Appleton's Cyclopedia of American Biography, edited by James
Grant Wilson, John Fiske and Stanley L. Klos. Six volumes, New York: D. Appleton
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BEATTY, or BEATTIE, Erkuries, soldier, born 9 October 1759; died in Princeton, New Jersey, 23 February 1823. He was the son of Charles Beatty, chaplain, to whom he owed his singular name, compounded from the Greek (E and Kuptos " from the Lord"). He was apprenticed to a resident of Elizabethtown, New Jersey, when the war for independence began, and enlisted at once. He served at the battle of Long Island under Lord Stirling, was acting sergeant at White Plains, and ensign in the 4th regiment of the Pennsylvania line, 3 January 1777. He was promoted 1st lieutenant 2 May and was in the battles of Brandywine, Germantown where he was wounded), Monmouth, and Newtown, besides participating in the hardships of Valley Forge and the campaigns of Van Schaick and Sullivan. When the Pennsylvania line was reorganized after the mutiny in 1781, he went south with General Wayne, joined Lafayette on the Rappahannock, fought at Jamestown (6 July 1781), and was present at Yorktown and the surrender of Cornwallis. Until 3 November 1783, he was on duty guarding prisoners at Lancaster, Pennsylvania, and was then mustered out of service. After serving for a time as clerk in the war department, he was appointed 1st lieutenant in the regular army, 24 July 1784. From 1786 until 1788 he was acting paymaster of the western army, and during the two years succeeding was in command at Fort St. Vincent (now Vincennes, Indiana). He was a major under General St. Clair, but escaped the defeat of that officer 4 November 1791, having been sent to Fort Jefferson with a detachment. He resigned from the army during Wayne's western campaign in 1793, and went to Princeton, New Jersey His journal as paymaster of the western army was published in the "Magazine of American History," vol. i., from the original manuscript in the possession of the New York Historical Society. Major Beatty had three brothers, all of whom were officers in the revolutionary army.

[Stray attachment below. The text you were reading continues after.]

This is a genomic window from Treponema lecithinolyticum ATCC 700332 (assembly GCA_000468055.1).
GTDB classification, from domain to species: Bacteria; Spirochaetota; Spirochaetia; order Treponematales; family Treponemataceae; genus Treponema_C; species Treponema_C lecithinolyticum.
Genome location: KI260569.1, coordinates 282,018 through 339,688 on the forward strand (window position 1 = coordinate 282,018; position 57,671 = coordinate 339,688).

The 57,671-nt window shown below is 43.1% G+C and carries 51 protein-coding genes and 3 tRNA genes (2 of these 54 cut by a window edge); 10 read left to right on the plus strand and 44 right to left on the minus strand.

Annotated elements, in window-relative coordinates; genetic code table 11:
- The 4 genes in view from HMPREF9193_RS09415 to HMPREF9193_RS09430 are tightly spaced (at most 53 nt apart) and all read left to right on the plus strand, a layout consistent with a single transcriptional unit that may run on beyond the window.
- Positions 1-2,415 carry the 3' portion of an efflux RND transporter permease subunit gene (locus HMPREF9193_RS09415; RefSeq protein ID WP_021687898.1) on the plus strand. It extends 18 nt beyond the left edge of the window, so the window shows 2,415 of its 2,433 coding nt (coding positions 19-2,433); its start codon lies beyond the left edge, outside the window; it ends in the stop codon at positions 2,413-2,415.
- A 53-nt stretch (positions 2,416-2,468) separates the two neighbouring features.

His son, Charles Clinton Beatty, D.D., was the founder of the Steubenville, Ohio, female seminary, and president of the board of trustees of the Western Theological Seminary at Allegheny, Pennsylvania
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